Right, you say it's a crime, so it's a crime, so the university should go guns blazing. I get that. But your opinion, and the opinion of your ilk, to be crass, means diddly squat. To quote the other Jeffrey Lebowski, the millionaire, "I'll say it again. You told Brandt on the phone. He told me. I know what happened. Yes? Yes?" What else, other than your self-righteous views of right and wrong do you have to justify the greatest public university destroying any meaningful definition of tenure? Again, what you think really doesn't qualify.

4/23/2008 11:14 PM  
Anonymous Anonymous said...

I'm just following along at home here (for the record, I agree 100% with Armen, but that's not my point), but I just have to point out the lovely characterization of the original post in the "links to this post" section at the bottom of the page. Makes it sound like the students were applauding the torture memo. Someone has a future in the national media!

4/23/2008 11:21 PM  
Anonymous Anonymous said...

Armen,

I'm sorry to see you devolve into ad hominem attacks.

You claimed there was "no specific crime", apparently unaware that there was such a thing as a war crimes statute. I pointed out to you the obvious theory of liability, and your response is, "Your opinion doesn't mean squat"???

I thought you guys were supposed to be law students...

4/23/2008 11:26 PM  
Blogger Armen said...

Well I do have degrees from Harvard, Yale, MIT, the Sarbonnes, the Louvre...

But more importantly, it does not take a law student to realize that the existence of a statute does not mean anyone has committed a crime. If I recall my 6th grade field trip to the court house, you need a conviction for that. But you don't think the university should have to wait for that. You think the university should begin judgment yesterday. Chancellor Birgeneau, from behind a computer screen where he plays counter-strike all day, should hale the blasphemer before his accusers from the 510 and 415 area codes. And make him pay. Oh he shall make him pay.

Which brings me back to my point. I'll grant for argument's sake that you're right ("about the ox?" "About everything damnit), that you think a crime was committed. So what? Why does it matter what you think? Why should the university, again, eviscerate tenure as it is presently understood because YOU think a crime was committed.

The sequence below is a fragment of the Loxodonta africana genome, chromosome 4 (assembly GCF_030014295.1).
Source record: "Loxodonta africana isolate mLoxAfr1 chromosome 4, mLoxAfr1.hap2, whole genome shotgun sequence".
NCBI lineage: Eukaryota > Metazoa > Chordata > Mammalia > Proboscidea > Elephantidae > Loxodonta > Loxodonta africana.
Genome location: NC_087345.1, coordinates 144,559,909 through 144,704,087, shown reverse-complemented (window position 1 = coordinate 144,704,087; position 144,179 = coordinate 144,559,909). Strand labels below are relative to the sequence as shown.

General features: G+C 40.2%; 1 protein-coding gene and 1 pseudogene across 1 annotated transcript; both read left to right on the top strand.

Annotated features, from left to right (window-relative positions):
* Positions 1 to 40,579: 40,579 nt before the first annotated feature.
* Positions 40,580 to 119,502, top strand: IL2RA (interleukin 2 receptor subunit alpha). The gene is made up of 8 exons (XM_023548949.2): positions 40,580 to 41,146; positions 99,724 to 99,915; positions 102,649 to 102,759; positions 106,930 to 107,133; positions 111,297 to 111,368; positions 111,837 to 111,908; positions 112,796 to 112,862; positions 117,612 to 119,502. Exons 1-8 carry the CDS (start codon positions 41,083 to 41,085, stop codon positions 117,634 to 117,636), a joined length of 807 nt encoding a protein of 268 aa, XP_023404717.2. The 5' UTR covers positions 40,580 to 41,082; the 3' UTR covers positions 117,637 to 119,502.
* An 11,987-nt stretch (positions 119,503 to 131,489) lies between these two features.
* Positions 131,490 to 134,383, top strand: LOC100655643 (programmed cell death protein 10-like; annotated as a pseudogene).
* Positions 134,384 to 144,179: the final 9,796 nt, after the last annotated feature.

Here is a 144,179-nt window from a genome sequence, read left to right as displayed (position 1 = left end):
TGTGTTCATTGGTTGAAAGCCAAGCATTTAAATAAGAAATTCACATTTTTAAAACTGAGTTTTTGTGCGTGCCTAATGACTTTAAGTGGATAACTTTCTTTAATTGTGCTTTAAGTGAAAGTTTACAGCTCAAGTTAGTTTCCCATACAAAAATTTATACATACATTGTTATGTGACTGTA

The answer is, it shouldn't. Your opinion matters as much as mine. And by insisting that the university use its powers to fire him from a tenured position, you are in fact insisting that the university first engaged in a witchhunt based on stated opinions about a matter of constitutional that is NOT clearly resolved and second fire someone without any outside, objective basis to do so other than the university's belief that such conduct should indeed be punished. Yes, the university, the great thought police. I realize that such a role is pleasing to the nutcases on the far right and the left, but it has no place in a society that even wants to pretend to value the free and open exchange of ideas. *

I can see the rant coming that his actions had consequences. And again, we're back to square one. You think the actions were wrong. Good for you. Now go vote, and leave the university out of it.

4/23/2008 11:38 PM  
Blogger Armen said...

Wow, bad grammar, typos, hmm, I wonder if I'm working late. Just ignore the substance and respond to the well-placed Simpsons references please.

4/23/2008 11:40 PM  
Anonymous Anonymous said...

First of all, I was responding to your claim that there was "no specific law" at issue.

Second, apart from my own opinion, there are plenty of known facts that suggest Yoo committed crimes. The Administration has basically admitted that it water-boarded detainees, and it has admitted using a lot of other techniques that probably constitute violations of the Geneva Conventions. It has also admitted -- through the words of George Bush himself -- that it relied on the legal opinions justifying this behavior.

If you honestly think that there is nothing more than "my opinion" to suggest that Yoo is criminally culpable, you haven't been paying very much attention to what has happened.

"And by insisting that the university use its powers to fire him from a tenured position..."

Actually, what I'd like to see the University do is to conduct an investigation. Nowhere have I "insisted that the university fire" anybody.

This isn't about the exchange of free ideas. Nobody is saying Yoo should be fired or even investigated because of his viewpoints. It's a question of whether he committed a crime. If he was being accused of sexual molesting a student, and the University was investigating him for that, you wouldn't be screaming breathlessly about academic freedom being destroyed forever.

This is fundamentally no different.

4/23/2008 11:54 PM  
Anonymous Anonymous said...

Oh, one other thing:

"Now go vote, and leave the university out of it."